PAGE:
CALIFORNIA – A toxin in algae may be erasing the memory of sea lions, which wash ashore by the hundreds each year off the coast of California, disoriented and suffering seizures, scientists recently announced.
Known as domoic acid, the substance is produced naturally by marine algae, but can harm sea lions’ ability to navigate the waters and remember where to find food, said the findings in the journal Science.
Domoic acid builds up in shellfish, anchovies, sardines and other small fish that feed on algae filtered from the water. When sea lions eat these fish, they can become infected with high levels of the toxin.
The study — by scientists at the University of California Santa Cruz, UC Davis and the Marine Mammal Center in Sausalito, California — relied on brain scans and behavioral tests of California sea lions.
“This is the first evidence of changes to brain networks in exposed sea lions, and suggests that these animals may be suffering a broad disruption of memory, not just spatial memory deficits,” said Peter Cook, then a graduate student at UC Santa Cruz and now at Emory University.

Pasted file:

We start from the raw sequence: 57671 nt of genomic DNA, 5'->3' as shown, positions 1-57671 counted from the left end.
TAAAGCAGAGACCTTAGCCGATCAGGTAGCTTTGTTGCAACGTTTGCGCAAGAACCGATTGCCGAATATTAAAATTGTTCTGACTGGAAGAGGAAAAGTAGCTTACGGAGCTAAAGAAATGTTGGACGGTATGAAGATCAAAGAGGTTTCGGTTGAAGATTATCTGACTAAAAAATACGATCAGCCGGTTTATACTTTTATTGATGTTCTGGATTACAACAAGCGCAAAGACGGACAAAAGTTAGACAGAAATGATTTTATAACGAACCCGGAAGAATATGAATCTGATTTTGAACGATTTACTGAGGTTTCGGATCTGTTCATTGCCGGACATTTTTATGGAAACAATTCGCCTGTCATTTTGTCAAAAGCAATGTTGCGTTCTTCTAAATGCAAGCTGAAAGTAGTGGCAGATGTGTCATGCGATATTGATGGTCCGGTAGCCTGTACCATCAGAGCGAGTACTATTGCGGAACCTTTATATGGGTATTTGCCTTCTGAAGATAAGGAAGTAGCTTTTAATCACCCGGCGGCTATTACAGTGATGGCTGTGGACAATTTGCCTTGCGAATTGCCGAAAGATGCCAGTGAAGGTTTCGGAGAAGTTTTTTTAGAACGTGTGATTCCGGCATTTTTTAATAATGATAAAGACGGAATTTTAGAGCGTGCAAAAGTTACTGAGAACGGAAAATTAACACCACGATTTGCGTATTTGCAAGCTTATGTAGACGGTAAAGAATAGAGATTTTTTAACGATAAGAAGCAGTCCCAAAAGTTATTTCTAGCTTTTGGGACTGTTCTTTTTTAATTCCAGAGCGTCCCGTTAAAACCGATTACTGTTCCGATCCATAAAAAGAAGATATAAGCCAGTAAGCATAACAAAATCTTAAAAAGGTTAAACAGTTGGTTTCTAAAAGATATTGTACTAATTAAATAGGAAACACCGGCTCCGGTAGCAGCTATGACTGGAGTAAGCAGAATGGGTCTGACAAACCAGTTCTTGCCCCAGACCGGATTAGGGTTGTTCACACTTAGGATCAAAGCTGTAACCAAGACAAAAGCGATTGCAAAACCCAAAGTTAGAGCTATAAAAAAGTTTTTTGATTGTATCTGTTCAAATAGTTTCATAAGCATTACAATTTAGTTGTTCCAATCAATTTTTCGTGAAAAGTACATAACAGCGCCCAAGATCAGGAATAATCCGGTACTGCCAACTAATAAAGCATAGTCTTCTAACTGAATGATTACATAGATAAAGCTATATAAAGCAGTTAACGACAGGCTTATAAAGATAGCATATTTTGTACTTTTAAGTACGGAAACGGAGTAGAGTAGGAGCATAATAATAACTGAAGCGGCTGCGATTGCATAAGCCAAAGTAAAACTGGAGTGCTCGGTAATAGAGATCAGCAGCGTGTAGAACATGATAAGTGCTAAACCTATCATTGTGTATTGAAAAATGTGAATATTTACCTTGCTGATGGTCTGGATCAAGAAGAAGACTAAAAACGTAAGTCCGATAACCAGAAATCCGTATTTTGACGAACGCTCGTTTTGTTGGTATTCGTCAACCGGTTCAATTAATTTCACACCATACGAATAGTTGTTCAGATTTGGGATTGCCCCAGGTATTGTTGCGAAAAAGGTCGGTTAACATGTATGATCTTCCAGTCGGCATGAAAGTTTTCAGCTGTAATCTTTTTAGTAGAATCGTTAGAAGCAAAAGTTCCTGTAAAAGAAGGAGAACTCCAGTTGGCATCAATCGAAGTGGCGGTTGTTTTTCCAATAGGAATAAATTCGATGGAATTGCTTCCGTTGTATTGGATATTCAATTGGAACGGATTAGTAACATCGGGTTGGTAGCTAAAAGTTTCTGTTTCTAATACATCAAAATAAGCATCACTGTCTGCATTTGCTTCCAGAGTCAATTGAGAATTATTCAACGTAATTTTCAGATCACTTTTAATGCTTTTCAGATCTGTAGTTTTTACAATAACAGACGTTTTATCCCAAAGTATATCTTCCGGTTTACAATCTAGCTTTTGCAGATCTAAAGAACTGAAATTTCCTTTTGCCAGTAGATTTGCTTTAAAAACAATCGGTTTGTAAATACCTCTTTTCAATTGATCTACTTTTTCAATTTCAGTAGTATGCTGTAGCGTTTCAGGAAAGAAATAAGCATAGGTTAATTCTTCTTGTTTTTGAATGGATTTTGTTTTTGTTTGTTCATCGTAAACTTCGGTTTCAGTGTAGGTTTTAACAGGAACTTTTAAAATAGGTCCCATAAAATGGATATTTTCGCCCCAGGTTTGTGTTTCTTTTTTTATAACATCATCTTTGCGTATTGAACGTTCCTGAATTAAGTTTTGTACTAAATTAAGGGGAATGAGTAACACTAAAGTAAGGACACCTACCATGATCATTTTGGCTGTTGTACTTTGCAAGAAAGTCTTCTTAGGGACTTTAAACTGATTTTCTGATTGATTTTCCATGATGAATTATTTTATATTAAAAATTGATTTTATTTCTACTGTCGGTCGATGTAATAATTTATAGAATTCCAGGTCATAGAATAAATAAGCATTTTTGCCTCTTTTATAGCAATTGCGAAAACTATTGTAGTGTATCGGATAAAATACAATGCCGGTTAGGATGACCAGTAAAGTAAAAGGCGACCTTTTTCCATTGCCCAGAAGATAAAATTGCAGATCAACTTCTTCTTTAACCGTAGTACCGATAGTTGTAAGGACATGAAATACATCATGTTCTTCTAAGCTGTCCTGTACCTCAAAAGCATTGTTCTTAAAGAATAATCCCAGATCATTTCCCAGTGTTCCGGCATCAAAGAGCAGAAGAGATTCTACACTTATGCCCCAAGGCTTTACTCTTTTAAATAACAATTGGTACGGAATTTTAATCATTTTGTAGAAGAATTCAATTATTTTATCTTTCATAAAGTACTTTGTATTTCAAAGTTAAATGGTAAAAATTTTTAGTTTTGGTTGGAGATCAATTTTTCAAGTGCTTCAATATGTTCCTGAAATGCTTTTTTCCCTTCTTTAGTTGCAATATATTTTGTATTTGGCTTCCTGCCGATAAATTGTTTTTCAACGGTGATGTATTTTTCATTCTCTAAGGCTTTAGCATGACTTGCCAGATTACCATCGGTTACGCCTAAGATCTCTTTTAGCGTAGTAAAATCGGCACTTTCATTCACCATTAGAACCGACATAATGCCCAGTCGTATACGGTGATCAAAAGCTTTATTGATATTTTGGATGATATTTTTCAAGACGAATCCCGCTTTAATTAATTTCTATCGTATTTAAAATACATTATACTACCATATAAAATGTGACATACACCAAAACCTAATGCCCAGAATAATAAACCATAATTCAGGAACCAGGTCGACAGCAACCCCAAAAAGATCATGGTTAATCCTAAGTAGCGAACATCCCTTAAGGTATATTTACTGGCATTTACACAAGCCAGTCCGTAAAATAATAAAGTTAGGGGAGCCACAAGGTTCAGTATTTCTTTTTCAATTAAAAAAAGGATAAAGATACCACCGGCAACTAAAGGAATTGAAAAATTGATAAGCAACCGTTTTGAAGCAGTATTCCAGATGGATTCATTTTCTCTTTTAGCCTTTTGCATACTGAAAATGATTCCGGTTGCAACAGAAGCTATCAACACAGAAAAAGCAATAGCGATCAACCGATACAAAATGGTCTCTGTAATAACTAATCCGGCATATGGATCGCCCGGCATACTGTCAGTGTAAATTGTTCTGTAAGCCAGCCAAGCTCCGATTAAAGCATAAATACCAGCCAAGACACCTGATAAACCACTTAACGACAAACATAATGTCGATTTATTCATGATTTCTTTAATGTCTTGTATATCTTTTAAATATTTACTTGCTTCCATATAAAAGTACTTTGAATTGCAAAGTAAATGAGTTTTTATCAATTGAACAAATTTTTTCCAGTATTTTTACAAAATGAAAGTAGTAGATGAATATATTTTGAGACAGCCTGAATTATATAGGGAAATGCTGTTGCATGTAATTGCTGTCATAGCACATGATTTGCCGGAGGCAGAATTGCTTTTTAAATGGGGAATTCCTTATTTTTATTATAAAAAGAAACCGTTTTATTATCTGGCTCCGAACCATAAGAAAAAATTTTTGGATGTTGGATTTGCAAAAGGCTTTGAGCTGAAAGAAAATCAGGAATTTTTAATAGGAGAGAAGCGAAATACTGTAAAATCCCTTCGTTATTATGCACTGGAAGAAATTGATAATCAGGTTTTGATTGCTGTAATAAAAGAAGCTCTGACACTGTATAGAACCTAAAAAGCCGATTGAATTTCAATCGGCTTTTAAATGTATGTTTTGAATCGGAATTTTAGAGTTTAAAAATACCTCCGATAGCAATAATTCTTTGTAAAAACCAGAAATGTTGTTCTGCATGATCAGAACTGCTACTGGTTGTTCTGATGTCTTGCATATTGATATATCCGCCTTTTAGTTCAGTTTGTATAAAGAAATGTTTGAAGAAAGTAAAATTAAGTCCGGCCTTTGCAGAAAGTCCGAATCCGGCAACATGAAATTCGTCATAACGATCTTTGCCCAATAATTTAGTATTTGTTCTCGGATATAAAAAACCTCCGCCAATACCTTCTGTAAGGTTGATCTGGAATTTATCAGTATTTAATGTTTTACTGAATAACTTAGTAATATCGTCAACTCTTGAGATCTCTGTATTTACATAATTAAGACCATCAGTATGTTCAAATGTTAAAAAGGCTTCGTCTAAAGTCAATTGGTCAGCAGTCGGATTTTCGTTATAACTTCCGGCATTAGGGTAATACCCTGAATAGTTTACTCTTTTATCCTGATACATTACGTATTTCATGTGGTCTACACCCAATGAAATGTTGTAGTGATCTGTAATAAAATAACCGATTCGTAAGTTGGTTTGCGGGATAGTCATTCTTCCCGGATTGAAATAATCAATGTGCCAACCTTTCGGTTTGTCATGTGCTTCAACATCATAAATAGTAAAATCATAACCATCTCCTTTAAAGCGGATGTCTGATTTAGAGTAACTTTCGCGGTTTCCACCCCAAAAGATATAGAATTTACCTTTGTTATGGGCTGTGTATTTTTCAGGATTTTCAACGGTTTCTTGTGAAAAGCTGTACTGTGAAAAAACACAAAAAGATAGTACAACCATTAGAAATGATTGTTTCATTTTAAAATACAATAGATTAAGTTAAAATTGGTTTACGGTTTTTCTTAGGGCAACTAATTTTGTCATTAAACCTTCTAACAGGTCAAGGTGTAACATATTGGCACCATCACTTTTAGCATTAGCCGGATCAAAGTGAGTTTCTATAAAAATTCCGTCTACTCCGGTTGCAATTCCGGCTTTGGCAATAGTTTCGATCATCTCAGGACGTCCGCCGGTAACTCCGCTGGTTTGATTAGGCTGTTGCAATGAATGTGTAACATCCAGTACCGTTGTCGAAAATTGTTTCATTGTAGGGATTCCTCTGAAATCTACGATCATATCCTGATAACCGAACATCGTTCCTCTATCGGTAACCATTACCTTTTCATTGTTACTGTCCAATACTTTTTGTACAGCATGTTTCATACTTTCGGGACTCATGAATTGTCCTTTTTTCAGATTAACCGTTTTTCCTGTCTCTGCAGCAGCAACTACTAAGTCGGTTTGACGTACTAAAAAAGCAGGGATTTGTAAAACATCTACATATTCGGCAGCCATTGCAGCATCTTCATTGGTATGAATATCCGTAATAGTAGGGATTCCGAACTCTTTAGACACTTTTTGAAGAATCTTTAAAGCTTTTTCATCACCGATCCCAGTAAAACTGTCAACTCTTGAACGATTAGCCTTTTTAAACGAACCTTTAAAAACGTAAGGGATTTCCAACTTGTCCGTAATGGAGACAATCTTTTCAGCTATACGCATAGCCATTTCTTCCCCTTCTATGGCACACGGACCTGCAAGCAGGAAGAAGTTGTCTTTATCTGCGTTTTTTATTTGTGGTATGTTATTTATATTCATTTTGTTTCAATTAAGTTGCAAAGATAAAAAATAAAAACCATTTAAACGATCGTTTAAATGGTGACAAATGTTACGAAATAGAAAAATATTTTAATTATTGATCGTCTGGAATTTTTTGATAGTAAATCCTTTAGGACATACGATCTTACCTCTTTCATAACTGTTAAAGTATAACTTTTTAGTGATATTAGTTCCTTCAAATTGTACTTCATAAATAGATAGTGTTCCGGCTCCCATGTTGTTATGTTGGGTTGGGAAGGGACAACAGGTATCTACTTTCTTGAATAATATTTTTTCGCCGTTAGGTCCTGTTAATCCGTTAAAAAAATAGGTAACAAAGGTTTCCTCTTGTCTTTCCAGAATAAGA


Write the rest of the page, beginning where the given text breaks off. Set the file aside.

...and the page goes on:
It is unclear if the toxin is the cause of what marine authorities have described as an “unusual mortality event,” in which thousands of sea lions have washed up on the shores of California — 10 times as many in the first five months of last year compared to the same five month period from 2004 to 2012 — according to the National Oceanic and Atmospheric Administration.
Toxic algae blooms commonly occur in the spring and fall off California, but have been getting worse and more frequent in recent years.
Cook and colleagues studied 30 California sea lions undergoing veterinary care and rehabilitation at the Marine Mammal Center.
The animals had magnetic resonance imaging scans to measure their brain lesions, and were given behavioral tests, much like the kind given to rats in a maze where they must remember which way to go to get a food reward.
Sea lions with domoic acid poisoning often had damage to the hippocampus, where memory is processed.
The worse the damage, the less likely the animals were to survive.
“Sea lions are dynamically foraging — and for an animal like that, if you don’t know where you are, you have a big problem,” said co-author Charan Ranganath of UC Davis.
Researchers say more work is needed to understand how much of the toxin causes brain damage over time.